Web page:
Monthly Archives: February 2021

How to survive the Aurora

How to survive the Northern Lights part1

This is the first part in a series on how to survive the northern lights.
The article will cover clothing. Wearing layers is very important. Materials that breath are best. The other articles will include photography equipment, items and food.

Footwear Socks Legs Upper body Accessories All in One

In Northern Finland the temperature can vary. So this is a “general guide” suitable for winter. The temperature will change depending on how far north you are. Sometimes there can be extremes of temperatures in the north that can plummet to below -40°C. Check the weather reports at Supersaa they will give you 2 different weather reports to help build a picture.

You don’t have to spend lots of money on winter clothing. But technical clothing is an investment especially if you live in a cold environment. Some articles of clothing appear in Lidl. There technical clothing is cheap but effective. They don’t sell it all of the time so you have to be an opportunist shopper

Northern Lights Clothing

Simply layering is adequate if you are on a budget but check the materials you are using. Cotton is great indoors, but breathable fabrics that don’t remain wet are the best. Wet means cold. Cold is not fun If you are out in -25°C for 4 hours at a time.


Snow boots are best. Hiking or walking boots are fine if they have space so you can wear 2 pairs of thick wool socks.
Thermal insoles or liners are an important method to keep your feet warm, consider it the most important part. If you get really cold feet, it can be a living hell.


Woollen hiking socks or ski socks. The best are wool , especially Merino wool.


  • Base layer : Long underwear or thermal underwear. Woollen are the best, polyester is good. Do not wear anything under it.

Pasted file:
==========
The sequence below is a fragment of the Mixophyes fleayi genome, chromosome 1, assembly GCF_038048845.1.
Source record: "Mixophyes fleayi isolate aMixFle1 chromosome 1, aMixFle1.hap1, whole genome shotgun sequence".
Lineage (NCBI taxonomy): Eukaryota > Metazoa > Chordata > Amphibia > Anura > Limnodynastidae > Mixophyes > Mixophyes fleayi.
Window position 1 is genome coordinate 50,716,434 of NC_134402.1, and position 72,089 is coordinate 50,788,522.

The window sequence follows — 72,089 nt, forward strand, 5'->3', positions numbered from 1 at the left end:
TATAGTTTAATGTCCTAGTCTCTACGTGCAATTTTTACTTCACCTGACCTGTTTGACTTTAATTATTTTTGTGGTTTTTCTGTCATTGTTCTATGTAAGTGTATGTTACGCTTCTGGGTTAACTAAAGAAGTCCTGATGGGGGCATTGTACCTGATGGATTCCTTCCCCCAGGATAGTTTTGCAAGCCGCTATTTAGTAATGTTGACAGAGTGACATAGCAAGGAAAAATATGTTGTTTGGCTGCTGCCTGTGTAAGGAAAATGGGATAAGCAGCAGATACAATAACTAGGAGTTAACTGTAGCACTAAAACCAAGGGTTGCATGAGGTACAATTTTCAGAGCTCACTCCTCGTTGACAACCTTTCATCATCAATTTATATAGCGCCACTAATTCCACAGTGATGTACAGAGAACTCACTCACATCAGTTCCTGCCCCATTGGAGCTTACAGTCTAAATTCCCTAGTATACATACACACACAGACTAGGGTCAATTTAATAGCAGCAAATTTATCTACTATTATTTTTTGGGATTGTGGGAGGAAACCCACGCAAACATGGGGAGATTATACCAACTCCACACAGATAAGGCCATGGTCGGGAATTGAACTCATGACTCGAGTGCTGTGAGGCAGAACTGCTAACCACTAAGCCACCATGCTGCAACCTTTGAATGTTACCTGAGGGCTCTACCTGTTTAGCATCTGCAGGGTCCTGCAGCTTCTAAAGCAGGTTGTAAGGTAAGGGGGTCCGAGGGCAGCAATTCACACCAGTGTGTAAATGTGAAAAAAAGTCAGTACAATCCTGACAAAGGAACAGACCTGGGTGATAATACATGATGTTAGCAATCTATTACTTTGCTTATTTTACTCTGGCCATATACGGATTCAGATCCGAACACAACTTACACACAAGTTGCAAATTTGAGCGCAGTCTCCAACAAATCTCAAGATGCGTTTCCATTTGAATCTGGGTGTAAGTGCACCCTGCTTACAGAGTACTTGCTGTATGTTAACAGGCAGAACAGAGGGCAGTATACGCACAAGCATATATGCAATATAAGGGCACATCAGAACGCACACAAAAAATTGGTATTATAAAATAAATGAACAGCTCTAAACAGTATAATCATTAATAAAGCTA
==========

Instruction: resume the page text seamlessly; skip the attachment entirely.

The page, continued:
• Middle layer: 100% polyester jogging bottoms – sweat pants- college trousers.
  • Outer layer: Ski pants on top.

Upper body

  • Base Layer: Thermal underwear Wool or 100% polyester.
  • Middle Layers: Fleece shirt (polyester) – thick 100% wool jumper. (100% wool jumpers are hard to find.)
  • Outer Layer: Fleece coat, insulated jacket. I recommend a high quality jacket. The jacket must perform in extreme temperatures. So buying a quality brand is worthwhile


  • Head: Hat, woolly hat, fur trapper hat, balaclava.
  • Hands: Gloves It is good to have a thin pair of gloves on under your main gloves/mittens, so you can use a camera. Mittens are better than gloves in serious cold. Good quality ski gloves are even better, as they are usually wind proof. I have a pair of lined leather mittens which work really well.
    UPDATEWrist warmers by Ruskovilla
  • Scarfe: Woollen or Polyester.

All in One

  • Body and Legs: In Finland Ice fishing is a popular hobby. They sell a reasonably priced wind proof / weather proof suite. With layers underneath this will make a great option on a budget.
How to survive the Aurora
Wearing the right clothes will keep your Snowballs warm.
How to survive the northern lights.

Layers are good. Pay attention to the materials. Polyester and wool (Merino wool) are really good, cotton is bad. Most of the clothing regular off the stuff. Spend a bit extra, for good quality ski trousers and an insulated jacket.

how to survive the northern lights.

This was the first instalment on “How to survive the northern lights.” If you like this article or better still it helps you while you are out in the cold. Then please share this post. I am looking forward to writing the next instalment.